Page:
The Concept of Happiness in Gilgamesh, Odyssey and Augustine’s Confession Sample

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Throughout history, people have pursued happiness in different ways. The definition and understanding of happiness vary, which leads to different ways of achieving it. The Epic of Gilgamesh, for example, portrays the pursuit of heroic fame as a source of happiness. However, the love of a friend is what ultimately brings Gilgamesh true happiness. In Homer’s Odyssey, the protagonist’s happiness is found in his desire to return home to his family. Augustine’s Confessions show how his concept of happiness changed from seeking the approval of his peers to finding happiness in his connection with God after his conversion to Christianity.

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Most people throughout the centuries have pursued happiness one manner or another. Even ancient texts support this claim. There are different agencies of accomplishing felicity though. This all depends on the manner that felicity is understood and defined. The books of Gilgamesh. Odyssey and Augustine’s Confessions all have different definitions of felicity. therefore they see prescribe different agencies of accomplishing such felicity.

Gilgamesh and the Pursuit of Heroic Fame.

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In the Epic of Gilgamesh ( George. 2003 ) . the chase of heroic celebrity. which may look as foolish to some is regarded as the beginning of felicity. Even if Gilgamesh is being reprimanded by his friend Enkidu of the evident foolishness of his Acts of the Apostless. he still proceeds to dispute other powers and turn out himself as a capable hero and male monarch. As he proceeds with his feats and escapades. nevertheless. his best friend Enkidu gets punished with decease. When he realized how much he loved his friend. he went out of his manner to look for agencies to resuscitate him. So in the terminal. the readers can understand that felicity does non come merely from epic chases but more so from the love of a friend.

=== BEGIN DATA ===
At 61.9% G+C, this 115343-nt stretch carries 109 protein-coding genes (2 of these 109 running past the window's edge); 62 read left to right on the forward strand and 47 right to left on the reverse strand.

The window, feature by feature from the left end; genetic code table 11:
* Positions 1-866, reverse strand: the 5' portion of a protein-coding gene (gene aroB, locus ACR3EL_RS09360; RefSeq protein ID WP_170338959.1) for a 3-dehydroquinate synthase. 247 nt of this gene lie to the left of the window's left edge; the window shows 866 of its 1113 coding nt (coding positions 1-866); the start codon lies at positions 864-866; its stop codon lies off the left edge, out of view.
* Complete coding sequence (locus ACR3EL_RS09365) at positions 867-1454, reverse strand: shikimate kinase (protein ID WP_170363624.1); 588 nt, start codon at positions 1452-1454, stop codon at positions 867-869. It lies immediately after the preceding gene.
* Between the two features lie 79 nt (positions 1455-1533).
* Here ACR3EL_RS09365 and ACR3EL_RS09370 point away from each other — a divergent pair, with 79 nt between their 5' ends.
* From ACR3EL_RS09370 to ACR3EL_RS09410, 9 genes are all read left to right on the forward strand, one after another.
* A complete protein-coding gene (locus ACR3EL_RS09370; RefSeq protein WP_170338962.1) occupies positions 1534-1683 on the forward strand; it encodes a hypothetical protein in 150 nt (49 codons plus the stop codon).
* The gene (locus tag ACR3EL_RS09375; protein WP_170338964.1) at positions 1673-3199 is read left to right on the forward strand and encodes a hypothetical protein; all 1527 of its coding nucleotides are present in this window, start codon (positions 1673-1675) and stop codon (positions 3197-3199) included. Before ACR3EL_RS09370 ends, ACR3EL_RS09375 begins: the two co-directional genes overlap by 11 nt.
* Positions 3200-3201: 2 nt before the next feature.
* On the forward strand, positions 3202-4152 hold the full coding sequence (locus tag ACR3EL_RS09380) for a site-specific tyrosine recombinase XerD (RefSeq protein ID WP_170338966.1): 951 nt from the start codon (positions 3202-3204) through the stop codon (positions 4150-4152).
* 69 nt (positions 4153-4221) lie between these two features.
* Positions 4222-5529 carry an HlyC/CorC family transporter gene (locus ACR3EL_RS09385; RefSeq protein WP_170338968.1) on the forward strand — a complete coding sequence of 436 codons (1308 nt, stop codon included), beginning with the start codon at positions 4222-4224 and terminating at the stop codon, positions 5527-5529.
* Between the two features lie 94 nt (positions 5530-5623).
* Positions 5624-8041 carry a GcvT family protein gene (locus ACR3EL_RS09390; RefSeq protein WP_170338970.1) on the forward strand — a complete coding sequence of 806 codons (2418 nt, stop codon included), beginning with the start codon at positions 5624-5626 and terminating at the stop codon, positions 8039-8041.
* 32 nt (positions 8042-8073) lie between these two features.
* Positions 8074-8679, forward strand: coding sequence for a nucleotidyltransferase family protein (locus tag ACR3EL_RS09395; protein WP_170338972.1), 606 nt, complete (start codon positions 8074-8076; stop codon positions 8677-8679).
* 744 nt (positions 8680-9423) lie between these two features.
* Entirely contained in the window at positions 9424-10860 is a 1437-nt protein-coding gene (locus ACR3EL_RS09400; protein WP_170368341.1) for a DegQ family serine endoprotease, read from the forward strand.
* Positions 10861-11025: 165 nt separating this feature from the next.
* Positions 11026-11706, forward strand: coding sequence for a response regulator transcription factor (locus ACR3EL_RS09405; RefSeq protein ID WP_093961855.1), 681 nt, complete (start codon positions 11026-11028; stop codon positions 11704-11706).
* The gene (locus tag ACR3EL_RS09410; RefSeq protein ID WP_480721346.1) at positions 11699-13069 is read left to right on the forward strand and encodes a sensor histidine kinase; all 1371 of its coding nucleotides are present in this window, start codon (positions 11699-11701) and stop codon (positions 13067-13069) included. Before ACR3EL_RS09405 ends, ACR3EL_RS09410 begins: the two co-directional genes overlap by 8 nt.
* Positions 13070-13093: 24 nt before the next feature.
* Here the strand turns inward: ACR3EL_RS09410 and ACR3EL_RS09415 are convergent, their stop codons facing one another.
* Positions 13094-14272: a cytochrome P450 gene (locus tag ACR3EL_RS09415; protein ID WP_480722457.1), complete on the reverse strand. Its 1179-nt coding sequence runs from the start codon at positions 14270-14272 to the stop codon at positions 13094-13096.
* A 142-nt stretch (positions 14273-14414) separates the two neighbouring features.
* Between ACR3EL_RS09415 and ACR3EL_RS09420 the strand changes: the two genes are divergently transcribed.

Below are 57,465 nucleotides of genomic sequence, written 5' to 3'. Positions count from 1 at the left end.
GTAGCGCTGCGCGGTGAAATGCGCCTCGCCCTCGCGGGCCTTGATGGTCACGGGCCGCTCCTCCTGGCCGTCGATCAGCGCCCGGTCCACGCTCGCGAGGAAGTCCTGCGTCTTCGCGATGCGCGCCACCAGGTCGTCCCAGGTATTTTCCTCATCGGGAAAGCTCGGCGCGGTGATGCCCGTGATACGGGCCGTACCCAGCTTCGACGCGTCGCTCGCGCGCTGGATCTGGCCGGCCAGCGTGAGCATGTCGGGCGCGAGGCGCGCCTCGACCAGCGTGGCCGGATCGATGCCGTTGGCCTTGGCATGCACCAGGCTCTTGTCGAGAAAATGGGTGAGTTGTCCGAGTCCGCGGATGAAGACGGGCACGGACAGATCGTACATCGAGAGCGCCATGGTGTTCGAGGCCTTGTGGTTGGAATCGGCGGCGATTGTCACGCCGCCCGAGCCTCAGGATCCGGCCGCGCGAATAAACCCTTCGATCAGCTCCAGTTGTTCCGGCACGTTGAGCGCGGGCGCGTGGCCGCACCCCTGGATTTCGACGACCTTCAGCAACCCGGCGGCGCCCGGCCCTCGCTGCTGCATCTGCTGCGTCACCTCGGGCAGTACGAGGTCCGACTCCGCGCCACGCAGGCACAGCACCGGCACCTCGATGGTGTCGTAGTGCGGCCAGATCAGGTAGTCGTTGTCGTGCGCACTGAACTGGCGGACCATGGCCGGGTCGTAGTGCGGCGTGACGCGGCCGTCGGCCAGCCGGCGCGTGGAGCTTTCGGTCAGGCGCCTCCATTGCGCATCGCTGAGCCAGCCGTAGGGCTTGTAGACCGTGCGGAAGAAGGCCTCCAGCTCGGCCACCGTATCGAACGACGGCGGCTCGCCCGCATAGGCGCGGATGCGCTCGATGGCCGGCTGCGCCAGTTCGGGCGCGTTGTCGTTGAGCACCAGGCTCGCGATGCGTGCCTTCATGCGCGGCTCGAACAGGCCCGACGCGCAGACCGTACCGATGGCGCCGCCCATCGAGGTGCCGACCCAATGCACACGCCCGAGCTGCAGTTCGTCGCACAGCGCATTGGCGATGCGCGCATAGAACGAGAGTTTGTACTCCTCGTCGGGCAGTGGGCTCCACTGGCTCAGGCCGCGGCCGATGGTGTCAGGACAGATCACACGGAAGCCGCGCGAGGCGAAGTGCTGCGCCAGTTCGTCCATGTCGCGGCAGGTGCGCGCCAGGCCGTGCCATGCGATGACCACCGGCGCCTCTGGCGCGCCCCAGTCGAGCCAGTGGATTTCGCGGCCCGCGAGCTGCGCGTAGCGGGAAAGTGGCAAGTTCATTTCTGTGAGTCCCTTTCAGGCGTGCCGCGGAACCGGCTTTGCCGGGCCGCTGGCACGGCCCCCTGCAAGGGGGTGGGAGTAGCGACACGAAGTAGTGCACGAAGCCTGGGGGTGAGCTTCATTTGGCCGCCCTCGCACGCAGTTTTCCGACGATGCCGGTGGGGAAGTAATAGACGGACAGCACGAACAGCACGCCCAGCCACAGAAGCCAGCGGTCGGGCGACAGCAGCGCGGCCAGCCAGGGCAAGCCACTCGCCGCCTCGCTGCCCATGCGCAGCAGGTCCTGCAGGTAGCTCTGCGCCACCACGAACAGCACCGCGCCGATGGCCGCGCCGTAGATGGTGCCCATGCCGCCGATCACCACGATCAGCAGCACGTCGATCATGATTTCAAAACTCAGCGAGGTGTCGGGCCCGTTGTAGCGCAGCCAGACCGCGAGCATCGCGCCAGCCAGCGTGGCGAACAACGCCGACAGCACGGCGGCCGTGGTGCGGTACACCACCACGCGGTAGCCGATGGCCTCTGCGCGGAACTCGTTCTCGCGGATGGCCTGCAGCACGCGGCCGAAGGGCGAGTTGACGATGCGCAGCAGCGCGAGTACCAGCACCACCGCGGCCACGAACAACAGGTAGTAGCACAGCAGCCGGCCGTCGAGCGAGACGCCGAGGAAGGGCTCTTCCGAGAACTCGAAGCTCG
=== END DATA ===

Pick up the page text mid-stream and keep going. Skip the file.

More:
Odyssey and Happiness Found in Home and Family.

Homer’s Odyssey ( Camps. 1980 ) besides echoes the love for escapade and heroic chases in Gilgamesh. After wining in Troy. Odysseus is stranded at sea for several old ages and could non rejoin his married woman. Penelope. and his boy Telemachus. His household besides could non recognize their felicity because Odysseus is stranded at place and there were suers doing their lives suffering. With the on-going conflicts and journey of Odysseus. he is given strength by the hope of traveling place. No affair how much he is tempted and prevented by Poseidon. demi-gods and demi-goddesses from making place. he still strives to make so. His interior resoluteness is strengthened by his internal desire to see Penelope and Telemachus one time once more. It took him ten old ages to contend in the Trojan War. During this clip. he achieved renown and celebrity. Yet. his felicity still belonged to his married woman and boy. So he sails on for another ten old ages until he reached Ithaca and his felicity and his family’s is ensured one time once more.

Augustine and the Concept of Happiness

“Confessions” . by St. Augustine ( Warner. 1963 ) . is the narrative of his life. It besides shows how his construct of felicity changed from his boyhood and until he was converted to Christianity. At first. the reader can detect the manner that Augustine put a premium on the blessing of his equals and the manner in which he succumbed to crave. Although he relies on retrospection. he is in consequence screening that the beginnings of his felicity before his transition to Christianity were the blessing of his friends irrespective if the activities they were making together were right or incorrect. Then he went on to research secular passions and lecherousness. In the terminal. he converted to the Christian religion and declared that his felicity is found in being connected with God and prosecuting what God’s will in his life.


Camps. W. A. ( 1980 )An Introduction to Homer. Oxford: Clarendon Press.

George. A. R. ( 2003 ) . The Babylonian Gilgamesh Epic: Critical Edition and Cuneiform Texts. England: Oxford University Press.

Warner. R. ( 1963 ) . The Confessions of St. Augustine. New York: Penguin Books.

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The Concept of Happiness in Gilgamesh, Odyssey and Augustine’s Confession Sample. (2017, Jul 27). Retrieved from

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